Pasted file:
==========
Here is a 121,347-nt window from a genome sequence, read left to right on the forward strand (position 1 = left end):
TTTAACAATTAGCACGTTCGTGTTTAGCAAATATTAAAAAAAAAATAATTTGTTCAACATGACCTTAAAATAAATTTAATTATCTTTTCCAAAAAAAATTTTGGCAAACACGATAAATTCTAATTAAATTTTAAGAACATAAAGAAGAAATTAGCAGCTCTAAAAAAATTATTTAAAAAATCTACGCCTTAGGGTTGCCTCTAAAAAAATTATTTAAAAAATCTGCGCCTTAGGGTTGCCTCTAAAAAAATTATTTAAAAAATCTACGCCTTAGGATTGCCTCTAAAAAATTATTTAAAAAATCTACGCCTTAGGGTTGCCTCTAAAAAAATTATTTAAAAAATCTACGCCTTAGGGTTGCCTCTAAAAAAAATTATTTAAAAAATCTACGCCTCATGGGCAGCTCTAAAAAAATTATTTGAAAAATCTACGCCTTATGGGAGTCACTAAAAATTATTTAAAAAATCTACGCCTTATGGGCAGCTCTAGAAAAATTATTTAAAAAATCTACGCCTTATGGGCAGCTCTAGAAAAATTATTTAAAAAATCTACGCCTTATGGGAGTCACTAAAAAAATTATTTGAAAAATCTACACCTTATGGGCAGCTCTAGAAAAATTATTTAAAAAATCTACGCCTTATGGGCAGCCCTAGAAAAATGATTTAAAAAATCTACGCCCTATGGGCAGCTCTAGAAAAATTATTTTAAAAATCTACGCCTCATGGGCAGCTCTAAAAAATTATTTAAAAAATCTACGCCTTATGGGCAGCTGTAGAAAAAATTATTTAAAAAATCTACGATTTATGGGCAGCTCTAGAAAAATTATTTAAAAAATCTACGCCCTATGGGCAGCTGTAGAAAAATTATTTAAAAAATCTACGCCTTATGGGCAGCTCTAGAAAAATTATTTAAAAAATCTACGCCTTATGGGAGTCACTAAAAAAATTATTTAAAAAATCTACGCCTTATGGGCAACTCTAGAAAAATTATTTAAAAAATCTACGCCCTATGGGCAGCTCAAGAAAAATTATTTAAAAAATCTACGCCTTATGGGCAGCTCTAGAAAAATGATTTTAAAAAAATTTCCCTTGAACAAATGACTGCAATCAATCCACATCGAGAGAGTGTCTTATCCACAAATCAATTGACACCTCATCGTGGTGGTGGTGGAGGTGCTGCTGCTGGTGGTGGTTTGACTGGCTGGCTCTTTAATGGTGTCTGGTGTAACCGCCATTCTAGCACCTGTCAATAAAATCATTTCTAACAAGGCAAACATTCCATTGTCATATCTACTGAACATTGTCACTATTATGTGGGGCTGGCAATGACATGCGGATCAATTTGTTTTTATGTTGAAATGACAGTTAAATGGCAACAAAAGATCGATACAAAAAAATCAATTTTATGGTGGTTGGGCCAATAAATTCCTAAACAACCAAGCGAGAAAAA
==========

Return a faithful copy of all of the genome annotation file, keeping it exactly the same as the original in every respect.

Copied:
Here is a 121,347-nt window from a genome sequence, read left to right on the forward strand (position 1 = left end):
TTTAACAATTAGCACGTTCGTGTTTAGCAAATATTAAAAAAAAAATAATTTGTTCAACATGACCTTAAAATAAATTTAATTATCTTTTCCAAAAAAAATTTTGGCAAACACGATAAATTCTAATTAAATTTTAAGAACATAAAGAAGAAATTAGCAGCTCTAAAAAAATTATTTAAAAAATCTACGCCTTAGGGTTGCCTCTAAAAAAATTATTTAAAAAATCTGCGCCTTAGGGTTGCCTCTAAAAAAATTATTTAAAAAATCTACGCCTTAGGATTGCCTCTAAAAAATTATTTAAAAAATCTACGCCTTAGGGTTGCCTCTAAAAAAATTATTTAAAAAATCTACGCCTTAGGGTTGCCTCTAAAAAAAATTATTTAAAAAATCTACGCCTCATGGGCAGCTCTAAAAAAATTATTTGAAAAATCTACGCCTTATGGGAGTCACTAAAAATTATTTAAAAAATCTACGCCTTATGGGCAGCTCTAGAAAAATTATTTAAAAAATCTACGCCTTATGGGCAGCTCTAGAAAAATTATTTAAAAAATCTACGCCTTATGGGAGTCACTAAAAAAATTATTTGAAAAATCTACACCTTATGGGCAGCTCTAGAAAAATTATTTAAAAAATCTACGCCTTATGGGCAGCCCTAGAAAAATGATTTAAAAAATCTACGCCCTATGGGCAGCTCTAGAAAAATTATTTTAAAAATCTACGCCTCATGGGCAGCTCTAAAAAATTATTTAAAAAATCTACGCCTTATGGGCAGCTGTAGAAAAAATTATTTAAAAAATCTACGATTTATGGGCAGCTCTAGAAAAATTATTTAAAAAATCTACGCCCTATGGGCAGCTGTAGAAAAATTATTTAAAAAATCTACGCCTTATGGGCAGCTCTAGAAAAATTATTTAAAAAATCTACGCCTTATGGGAGTCACTAAAAAAATTATTTAAAAAATCTACGCCTTATGGGCAACTCTAGAAAAATTATTTAAAAAATCTACGCCCTATGGGCAGCTCAAGAAAAATTATTTAAAAAATCTACGCCTTATGGGCAGCTCTAGAAAAATGATTTTAAAAAAATTTCCCTTGAACAAATGACTGCAATCAATCCACATCGAGAGAGTGTCTTATCCACAAATCAATTGACACCTCATCGTGGTGGTGGTGGAGGTGCTGCTGCTGGTGGTGGTTTGACTGGCTGGCTCTTTAATGGTGTCTGGTGTAACCGCCATTCTAGCACCTGTCAATAAAATCATTTCTAACAAGGCAAACATTCCATTGTCATATCTACTGAACATTGTCACTATTATGTGGGGCTGGCAATGACATGCGGATCAATTTGTTTTTATGTTGAAATGACAGTTAAATGGCAACAAAAGATCGATACAAAAAAATCAATTTTATGGTGGTTGGGCCAATAAATTCCTAAACAACCAAGCGAGAAAAA